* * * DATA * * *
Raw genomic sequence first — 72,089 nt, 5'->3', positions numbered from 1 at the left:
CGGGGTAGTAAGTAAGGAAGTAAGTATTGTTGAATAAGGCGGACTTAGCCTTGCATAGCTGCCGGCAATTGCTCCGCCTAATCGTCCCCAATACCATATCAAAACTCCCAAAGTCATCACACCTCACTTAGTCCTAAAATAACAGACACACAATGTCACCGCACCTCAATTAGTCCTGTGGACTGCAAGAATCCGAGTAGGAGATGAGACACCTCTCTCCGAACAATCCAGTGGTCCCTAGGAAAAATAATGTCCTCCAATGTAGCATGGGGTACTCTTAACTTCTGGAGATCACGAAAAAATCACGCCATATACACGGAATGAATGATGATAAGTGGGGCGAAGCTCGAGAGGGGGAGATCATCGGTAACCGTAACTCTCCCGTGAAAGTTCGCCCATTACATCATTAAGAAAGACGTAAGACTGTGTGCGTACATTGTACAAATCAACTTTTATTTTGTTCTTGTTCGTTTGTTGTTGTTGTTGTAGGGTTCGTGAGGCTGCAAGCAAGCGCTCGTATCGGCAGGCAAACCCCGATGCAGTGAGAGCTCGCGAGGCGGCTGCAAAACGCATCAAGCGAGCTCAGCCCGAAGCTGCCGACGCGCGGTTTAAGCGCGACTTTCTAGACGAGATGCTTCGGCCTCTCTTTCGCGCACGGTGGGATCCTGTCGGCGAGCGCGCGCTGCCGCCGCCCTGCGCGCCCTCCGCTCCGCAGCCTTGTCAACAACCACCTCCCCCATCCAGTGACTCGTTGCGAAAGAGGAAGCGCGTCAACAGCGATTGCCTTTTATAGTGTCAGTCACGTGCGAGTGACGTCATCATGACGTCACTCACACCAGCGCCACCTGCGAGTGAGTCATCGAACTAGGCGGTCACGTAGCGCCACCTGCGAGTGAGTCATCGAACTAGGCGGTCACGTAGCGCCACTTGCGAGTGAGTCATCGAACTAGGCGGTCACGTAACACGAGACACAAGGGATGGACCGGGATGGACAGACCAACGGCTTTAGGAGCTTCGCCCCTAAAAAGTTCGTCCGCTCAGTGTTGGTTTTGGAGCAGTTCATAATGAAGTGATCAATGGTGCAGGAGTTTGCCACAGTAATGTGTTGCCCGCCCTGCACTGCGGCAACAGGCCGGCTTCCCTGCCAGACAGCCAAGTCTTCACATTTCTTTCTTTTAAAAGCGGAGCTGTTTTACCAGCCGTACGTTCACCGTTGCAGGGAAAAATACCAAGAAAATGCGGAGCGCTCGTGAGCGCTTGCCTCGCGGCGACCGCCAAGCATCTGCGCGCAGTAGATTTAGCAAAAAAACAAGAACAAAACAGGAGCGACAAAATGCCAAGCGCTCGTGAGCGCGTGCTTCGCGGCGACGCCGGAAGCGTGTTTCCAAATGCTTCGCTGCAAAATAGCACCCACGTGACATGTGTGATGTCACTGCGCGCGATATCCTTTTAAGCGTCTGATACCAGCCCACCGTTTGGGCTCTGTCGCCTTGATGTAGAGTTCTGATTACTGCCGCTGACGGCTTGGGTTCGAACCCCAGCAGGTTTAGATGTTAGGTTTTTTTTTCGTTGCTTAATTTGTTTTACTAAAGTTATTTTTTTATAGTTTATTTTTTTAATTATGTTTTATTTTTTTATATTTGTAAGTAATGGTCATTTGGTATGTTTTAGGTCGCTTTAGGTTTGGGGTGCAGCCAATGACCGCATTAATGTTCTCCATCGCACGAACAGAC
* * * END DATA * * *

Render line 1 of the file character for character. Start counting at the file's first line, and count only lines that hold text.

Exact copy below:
Raw genomic sequence first — 72,089 nt, 5'->3', positions numbered from 1 at the left: